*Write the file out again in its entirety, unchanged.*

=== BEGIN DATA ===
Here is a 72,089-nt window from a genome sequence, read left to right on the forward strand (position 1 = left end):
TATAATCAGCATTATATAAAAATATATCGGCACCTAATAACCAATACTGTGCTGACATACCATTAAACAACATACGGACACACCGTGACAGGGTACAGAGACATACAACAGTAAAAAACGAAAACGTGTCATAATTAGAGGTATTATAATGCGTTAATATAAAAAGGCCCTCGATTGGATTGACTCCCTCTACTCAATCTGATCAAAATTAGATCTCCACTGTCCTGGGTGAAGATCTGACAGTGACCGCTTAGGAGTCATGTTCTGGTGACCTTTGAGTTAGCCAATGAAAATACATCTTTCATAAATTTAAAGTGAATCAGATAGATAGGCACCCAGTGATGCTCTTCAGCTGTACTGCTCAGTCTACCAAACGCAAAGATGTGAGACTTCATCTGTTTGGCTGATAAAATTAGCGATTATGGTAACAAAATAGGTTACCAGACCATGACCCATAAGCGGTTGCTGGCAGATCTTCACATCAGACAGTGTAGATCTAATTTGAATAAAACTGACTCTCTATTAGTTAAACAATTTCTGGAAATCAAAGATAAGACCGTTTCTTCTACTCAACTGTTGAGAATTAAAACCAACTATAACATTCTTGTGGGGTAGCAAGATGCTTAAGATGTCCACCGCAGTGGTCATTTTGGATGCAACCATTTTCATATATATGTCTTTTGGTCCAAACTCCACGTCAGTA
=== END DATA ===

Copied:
Here is a 72,089-nt window from a genome sequence, read left to right on the forward strand (position 1 = left end):
TATAATCAGCATTATATAAAAATATATCGGCACCTAATAACCAATACTGTGCTGACATACCATTAAACAACATACGGACACACCGTGACAGGGTACAGAGACATACAACAGTAAAAAACGAAAACGTGTCATAATTAGAGGTATTATAATGCGTTAATATAAAAAGGCCCTCGATTGGATTGACTCCCTCTACTCAATCTGATCAAAATTAGATCTCCACTGTCCTGGGTGAAGATCTGACAGTGACCGCTTAGGAGTCATGTTCTGGTGACCTTTGAGTTAGCCAATGAAAATACATCTTTCATAAATTTAAAGTGAATCAGATAGATAGGCACCCAGTGATGCTCTTCAGCTGTACTGCTCAGTCTACCAAACGCAAAGATGTGAGACTTCATCTGTTTGGCTGATAAAATTAGCGATTATGGTAACAAAATAGGTTACCAGACCATGACCCATAAGCGGTTGCTGGCAGATCTTCACATCAGACAGTGTAGATCTAATTTGAATAAAACTGACTCTCTATTAGTTAAACAATTTCTGGAAATCAAAGATAAGACCGTTTCTTCTACTCAACTGTTGAGAATTAAAACCAACTATAACATTCTTGTGGGGTAGCAAGATGCTTAAGATGTCCACCGCAGTGGTCATTTTGGATGCAACCATTTTCATATATATGTCTTTTGGTCCAAACTCCACGTCAGTA